Extra Writing Practice

After a lot of deliberation over the matter, I decided that my goal for the kids are to be able to read Traditional Chinese and not necessarily to be able to write all of the characters that they are learning from memory. For now. They will be learning pinyin and possibly zhuyin, so they will be able to generate characters digitally. I must confess that this is what I do too. However, in order to be able to truly commit the characters to memory, they still need the extra writing practice with the proper stroke order to lay a good foundation.

Extra writing practice is like eating kale–it’s good for you, but it’s not always so enjoyable. My kiddos need a lot of positive encouragement. Whenever they write a line of characters, I will take a colored pencil and circle the one where I see that they tried their best to focus on what they wrote correctly rather than what they did wrong. And if a character is just really off, we will sit down and work on it together from stroke one. Sometimes my 6 year old really has a hard time with the characters that have more than 10 strokes; so if I see that he made a good effort from stroke to stroke, then I’ll circle that one and tell him the reason that I circled it is because I liked how he really tried hard on that character. If necessary I’ll make a fun worksheet for him to practice more another day. We practice writing just a little bit each day to keep up the momentum.

Character Practice Sheets

Today’s in flight entertainment has been brought to you by Sagebooks

A very helpful printable that we use was created by Guavarama. As she mentioned, there are some characters that are not Traditional Taiwanese in Sagebooks so we had to make a few minor changes to the writing practice sheets as well (such as 什). I recommend printing two pages per sheet of paper so you can staple them and create a portable writing practice workbook. My 4 year old son is not using these yet, but I do have my 6 and 8 year old writing in these almost daily.

田個本 Tiangeben Booklets

In the margins I write the character that should be practiced. I like the Tiengeben booklets that have rows to write the pinyin. For the 8 and 6 year olds, they practice writing the characters and pinyin. The 6 year old tires out after about 10 strokes, so I definitely let some unreadable characters slide as long as he really tried to draw each stroke. I will let my 4 year old practice very simple words in his booklet since he sees the example of his older siblings. I give him words with about 5-6 strokes or less to work on sometimes.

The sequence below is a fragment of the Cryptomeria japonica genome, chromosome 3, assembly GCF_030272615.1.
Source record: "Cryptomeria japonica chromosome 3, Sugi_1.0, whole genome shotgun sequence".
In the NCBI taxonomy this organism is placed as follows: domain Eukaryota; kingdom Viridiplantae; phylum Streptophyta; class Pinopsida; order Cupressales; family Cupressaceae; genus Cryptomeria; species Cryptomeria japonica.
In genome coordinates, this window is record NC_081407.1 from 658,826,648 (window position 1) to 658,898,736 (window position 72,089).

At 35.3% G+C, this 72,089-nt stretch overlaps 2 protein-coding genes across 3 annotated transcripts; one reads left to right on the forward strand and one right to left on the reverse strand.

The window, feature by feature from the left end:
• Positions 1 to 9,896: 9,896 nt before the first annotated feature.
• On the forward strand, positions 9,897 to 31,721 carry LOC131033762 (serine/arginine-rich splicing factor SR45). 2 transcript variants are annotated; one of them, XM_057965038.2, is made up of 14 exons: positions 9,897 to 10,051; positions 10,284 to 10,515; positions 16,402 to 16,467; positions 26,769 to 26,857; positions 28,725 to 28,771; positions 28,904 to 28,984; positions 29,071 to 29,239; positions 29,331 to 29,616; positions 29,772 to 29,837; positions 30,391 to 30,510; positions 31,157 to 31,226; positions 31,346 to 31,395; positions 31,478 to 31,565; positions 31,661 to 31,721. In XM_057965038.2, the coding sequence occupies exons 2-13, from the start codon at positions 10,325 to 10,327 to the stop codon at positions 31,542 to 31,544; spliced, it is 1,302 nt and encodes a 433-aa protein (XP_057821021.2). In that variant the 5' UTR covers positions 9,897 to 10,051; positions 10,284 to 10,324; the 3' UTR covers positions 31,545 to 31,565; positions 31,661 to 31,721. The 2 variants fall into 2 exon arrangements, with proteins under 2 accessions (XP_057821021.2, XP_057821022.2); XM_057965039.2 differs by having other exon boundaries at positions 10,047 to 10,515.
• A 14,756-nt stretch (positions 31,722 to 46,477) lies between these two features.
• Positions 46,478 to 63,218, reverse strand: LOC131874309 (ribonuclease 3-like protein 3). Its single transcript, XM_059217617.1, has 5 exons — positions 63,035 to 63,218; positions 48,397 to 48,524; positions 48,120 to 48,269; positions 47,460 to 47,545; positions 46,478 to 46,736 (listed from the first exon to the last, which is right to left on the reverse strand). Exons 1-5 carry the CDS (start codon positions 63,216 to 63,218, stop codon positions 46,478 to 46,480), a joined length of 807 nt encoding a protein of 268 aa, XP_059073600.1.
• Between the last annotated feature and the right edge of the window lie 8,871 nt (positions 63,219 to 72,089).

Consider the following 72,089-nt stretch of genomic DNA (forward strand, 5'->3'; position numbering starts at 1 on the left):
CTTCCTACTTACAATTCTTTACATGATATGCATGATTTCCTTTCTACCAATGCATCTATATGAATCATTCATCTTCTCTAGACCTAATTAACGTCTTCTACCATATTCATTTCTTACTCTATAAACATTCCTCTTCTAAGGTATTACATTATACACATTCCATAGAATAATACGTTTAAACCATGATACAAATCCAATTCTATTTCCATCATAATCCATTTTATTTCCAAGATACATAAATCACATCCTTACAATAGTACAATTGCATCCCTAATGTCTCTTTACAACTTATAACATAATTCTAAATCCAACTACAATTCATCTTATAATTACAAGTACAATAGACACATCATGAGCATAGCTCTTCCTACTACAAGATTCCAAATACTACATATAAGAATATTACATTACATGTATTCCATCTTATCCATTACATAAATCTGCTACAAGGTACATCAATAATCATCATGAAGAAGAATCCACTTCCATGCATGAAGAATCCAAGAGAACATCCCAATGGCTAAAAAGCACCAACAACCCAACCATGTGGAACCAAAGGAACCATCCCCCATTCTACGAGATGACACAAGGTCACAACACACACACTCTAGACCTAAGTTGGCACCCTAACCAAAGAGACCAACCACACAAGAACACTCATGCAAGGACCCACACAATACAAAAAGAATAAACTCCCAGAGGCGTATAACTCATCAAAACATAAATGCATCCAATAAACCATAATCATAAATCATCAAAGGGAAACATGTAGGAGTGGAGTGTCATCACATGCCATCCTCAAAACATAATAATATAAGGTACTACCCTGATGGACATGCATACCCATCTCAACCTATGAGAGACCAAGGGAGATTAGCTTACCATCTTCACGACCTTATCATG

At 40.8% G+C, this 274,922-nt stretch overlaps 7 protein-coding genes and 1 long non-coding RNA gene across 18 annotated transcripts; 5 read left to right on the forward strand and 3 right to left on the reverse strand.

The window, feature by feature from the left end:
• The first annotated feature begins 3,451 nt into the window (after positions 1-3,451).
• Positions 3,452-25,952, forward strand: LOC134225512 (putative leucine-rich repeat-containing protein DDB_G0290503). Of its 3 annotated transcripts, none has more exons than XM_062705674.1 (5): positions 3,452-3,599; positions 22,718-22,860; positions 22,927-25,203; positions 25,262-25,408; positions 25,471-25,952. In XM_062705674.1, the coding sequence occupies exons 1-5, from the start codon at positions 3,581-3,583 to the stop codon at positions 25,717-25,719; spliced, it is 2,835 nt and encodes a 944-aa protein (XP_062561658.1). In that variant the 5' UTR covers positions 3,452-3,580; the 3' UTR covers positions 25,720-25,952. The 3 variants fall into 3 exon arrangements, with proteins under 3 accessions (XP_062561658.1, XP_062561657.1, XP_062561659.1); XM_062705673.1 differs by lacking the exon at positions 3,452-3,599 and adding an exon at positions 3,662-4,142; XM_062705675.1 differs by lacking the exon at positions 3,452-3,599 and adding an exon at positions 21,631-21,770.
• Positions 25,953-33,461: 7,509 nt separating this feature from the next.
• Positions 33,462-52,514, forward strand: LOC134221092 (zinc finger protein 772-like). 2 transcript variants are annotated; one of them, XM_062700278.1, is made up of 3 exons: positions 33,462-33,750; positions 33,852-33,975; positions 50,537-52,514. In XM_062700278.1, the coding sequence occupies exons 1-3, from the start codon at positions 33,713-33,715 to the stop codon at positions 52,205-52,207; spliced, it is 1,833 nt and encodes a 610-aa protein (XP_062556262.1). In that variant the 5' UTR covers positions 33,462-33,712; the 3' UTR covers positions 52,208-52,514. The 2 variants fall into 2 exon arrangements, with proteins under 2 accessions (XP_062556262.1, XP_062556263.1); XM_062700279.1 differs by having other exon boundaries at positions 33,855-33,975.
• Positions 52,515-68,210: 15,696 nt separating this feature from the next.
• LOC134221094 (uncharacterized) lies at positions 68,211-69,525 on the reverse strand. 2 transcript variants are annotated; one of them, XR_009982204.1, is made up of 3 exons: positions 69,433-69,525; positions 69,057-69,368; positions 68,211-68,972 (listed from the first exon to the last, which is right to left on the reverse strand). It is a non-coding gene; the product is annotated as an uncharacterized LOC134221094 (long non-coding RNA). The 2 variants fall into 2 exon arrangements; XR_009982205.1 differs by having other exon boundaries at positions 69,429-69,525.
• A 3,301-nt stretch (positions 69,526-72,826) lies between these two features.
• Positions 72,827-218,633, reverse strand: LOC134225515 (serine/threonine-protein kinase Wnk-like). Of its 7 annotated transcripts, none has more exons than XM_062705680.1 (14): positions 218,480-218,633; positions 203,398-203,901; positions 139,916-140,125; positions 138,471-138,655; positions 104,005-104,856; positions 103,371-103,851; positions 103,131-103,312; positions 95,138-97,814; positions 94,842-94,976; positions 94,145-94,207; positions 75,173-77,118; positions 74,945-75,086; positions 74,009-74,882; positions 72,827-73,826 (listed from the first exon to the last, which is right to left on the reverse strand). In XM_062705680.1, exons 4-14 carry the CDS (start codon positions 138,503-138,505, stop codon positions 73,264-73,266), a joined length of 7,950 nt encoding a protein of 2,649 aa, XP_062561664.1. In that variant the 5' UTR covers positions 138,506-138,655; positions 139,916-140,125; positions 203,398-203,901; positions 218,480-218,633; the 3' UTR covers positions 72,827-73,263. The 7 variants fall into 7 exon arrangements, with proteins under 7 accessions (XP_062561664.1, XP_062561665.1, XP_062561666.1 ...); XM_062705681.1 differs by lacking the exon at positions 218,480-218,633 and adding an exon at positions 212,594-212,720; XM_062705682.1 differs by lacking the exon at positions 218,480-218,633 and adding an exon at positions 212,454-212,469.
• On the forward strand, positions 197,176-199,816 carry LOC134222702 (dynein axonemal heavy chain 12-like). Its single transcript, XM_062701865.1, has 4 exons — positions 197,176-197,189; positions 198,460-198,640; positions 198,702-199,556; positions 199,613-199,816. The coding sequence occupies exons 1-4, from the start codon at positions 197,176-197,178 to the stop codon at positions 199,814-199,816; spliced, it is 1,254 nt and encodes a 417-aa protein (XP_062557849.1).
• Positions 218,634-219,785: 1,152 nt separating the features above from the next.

Chinese Writing Journals

To reinforce some key words and phrases that they have learned, I will select a few to serve as drawing and writing prompts–they draw a picture and write a sentence to caption their illustration. The Tiangeben booklets could also work for this purpose, but I wanted a larger journal to give enough space for their artwork. I found some cute 1cm square grid journals that work out perfectly for my elementary aged kids.

Writing Practice via

Online Platforms and Apps

There are many websites that generate practice worksheets for you to either print out or practice writing online. One option is Arch Chinese, simply search “Sagebooks Traditional/Simplified” to get the characters that you want. Other options you may have heard of are the Skritter and Train Chinese apps. I have dabbled in these options only a little because for now we are very low tech. I do really like using our ipad with the Paper app as a fun way sneak in writing practice though. Using the 3×2 storyboard canvas option, I let the kids choose different brush styles and colors to write and draw using the Apple Pencil or just their finger. Other canvas options for writing practice include plain, graph, line grid, and dot grid. The other size storyboards are nice alternatives to the writing journals and you can print them out for fun or to document progress.

Other Creative Mediums

Besides good ol’ paper and pencil, we like to practice writing on ruled dry erase lap boards, our magnetic writing board (this one comes with a large and a travel-sized board), or LED magic writing board. To mix things up, we pull out our reusable Chinese calligraphy brush and cloth paper set (the set in the link has all blank grids). Winning with really no set up or clean up time needed! I haven’t bought this rice paper bundle yet, but I have been eyeing it since there are no import duties into Colombia and free shipping over $35–check it out. I was also thinking to laminate a couple of them so I can make them reusable. But maybe I’ll just print out my own grid paper for this purpose–larger grids for the younger ones and smaller grids for the bigger kids. I have also seen these in a Japanese bookstore and have come close to getting it because it looks so cool and no mess is involved in using it. Are you starting to see a common thread with me here? One may call it laziness but I’d like to consider it pragmatism.

You can incorporate fun games based on your child’s writing level. Since all of my kids are different ages and on different levels, the games that work for us are ones that encourage teamwork or ones where I can have my older one lead the younger ones. I have adapted some of these fun writing ideas to work with my young crew.